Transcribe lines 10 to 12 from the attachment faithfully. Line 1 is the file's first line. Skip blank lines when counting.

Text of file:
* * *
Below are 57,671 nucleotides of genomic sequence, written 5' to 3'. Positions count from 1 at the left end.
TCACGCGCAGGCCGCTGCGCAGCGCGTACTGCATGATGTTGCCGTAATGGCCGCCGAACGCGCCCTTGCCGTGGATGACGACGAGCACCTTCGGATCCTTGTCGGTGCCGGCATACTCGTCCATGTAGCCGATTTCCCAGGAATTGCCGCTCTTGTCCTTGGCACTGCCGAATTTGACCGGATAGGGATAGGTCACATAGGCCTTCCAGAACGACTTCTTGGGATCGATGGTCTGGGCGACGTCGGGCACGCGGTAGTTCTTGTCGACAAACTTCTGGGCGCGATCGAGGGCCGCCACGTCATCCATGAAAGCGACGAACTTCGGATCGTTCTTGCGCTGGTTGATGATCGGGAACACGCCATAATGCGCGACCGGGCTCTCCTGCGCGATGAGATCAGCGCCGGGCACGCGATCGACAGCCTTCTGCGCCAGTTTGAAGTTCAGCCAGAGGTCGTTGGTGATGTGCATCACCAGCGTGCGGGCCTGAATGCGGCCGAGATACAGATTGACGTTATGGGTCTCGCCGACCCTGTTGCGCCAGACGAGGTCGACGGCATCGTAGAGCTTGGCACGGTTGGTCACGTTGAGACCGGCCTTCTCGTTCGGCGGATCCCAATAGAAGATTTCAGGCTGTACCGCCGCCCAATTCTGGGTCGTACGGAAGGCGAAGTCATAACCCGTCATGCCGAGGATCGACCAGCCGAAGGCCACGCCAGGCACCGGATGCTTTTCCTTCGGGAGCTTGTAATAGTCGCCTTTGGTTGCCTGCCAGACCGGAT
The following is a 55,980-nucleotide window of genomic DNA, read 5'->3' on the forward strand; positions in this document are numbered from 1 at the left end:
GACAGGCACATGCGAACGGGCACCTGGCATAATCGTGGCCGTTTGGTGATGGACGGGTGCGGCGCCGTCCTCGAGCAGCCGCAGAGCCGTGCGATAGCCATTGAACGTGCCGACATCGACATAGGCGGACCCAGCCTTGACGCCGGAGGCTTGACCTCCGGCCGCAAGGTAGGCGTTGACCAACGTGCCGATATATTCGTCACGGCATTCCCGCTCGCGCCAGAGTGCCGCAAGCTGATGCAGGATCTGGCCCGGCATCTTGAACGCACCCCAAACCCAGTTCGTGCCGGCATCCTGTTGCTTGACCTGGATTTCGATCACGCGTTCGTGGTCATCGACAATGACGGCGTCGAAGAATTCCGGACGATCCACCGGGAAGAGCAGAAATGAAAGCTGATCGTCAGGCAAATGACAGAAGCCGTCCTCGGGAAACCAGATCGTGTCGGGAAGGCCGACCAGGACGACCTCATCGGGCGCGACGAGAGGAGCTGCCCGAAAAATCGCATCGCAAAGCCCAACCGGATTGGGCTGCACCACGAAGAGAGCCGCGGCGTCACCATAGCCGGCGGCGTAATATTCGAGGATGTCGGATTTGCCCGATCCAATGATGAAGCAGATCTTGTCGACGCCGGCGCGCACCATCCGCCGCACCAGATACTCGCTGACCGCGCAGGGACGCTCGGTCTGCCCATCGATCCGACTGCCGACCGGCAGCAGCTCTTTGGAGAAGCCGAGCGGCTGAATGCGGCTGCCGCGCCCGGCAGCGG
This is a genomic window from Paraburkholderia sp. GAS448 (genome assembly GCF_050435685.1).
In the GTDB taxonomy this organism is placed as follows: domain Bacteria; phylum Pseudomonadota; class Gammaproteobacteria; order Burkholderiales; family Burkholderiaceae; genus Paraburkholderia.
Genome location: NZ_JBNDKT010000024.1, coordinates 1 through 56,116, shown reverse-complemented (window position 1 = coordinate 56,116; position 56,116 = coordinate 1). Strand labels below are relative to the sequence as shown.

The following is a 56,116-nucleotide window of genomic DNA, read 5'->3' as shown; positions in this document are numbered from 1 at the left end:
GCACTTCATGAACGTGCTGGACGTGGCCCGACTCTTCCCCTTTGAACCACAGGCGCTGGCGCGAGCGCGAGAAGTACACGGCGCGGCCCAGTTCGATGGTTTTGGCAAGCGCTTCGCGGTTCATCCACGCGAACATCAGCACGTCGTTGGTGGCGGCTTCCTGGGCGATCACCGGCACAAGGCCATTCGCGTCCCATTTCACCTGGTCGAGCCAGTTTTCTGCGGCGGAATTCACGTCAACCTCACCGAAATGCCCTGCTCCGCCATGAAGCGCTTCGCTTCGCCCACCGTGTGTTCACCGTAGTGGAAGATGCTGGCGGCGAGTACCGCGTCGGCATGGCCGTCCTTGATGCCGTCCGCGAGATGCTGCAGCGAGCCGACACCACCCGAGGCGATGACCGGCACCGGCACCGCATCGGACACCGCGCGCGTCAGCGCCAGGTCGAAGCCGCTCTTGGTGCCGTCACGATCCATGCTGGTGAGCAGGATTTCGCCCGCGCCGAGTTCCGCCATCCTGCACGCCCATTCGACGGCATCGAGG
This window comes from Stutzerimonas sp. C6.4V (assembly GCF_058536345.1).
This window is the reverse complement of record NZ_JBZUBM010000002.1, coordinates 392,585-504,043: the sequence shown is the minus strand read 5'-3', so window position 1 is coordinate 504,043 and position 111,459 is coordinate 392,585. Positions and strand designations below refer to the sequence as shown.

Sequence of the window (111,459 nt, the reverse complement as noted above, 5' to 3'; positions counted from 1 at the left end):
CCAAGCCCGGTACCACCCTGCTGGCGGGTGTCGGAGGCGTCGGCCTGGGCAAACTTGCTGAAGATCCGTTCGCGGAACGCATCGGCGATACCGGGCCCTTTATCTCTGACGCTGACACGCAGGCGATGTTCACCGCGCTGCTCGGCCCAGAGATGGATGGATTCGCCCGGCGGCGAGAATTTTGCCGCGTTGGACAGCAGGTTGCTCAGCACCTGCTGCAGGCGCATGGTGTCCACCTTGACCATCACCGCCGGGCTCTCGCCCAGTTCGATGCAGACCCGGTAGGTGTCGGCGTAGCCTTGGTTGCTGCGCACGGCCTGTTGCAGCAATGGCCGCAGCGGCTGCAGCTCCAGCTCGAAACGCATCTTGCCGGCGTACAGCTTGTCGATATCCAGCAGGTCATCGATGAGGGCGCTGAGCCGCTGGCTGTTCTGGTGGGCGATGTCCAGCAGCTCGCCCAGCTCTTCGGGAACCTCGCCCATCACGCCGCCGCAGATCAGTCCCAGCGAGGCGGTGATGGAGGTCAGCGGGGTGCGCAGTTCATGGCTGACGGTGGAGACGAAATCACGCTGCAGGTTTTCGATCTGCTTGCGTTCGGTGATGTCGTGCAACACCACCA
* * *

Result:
This window comes from Stutzerimonas sp. C6.4V (assembly GCF_058536345.1).
This window is the reverse complement of record NZ_JBZUBM010000002.1, coordinates 392,585-504,043: the sequence shown is the minus strand read 5'-3', so window position 1 is coordinate 504,043 and position 111,459 is coordinate 392,585. Positions and strand designations below refer to the sequence as shown.

Sequence of the window (111,459 nt, the reverse complement as noted above, 5' to 3'; positions counted from 1 at the left end):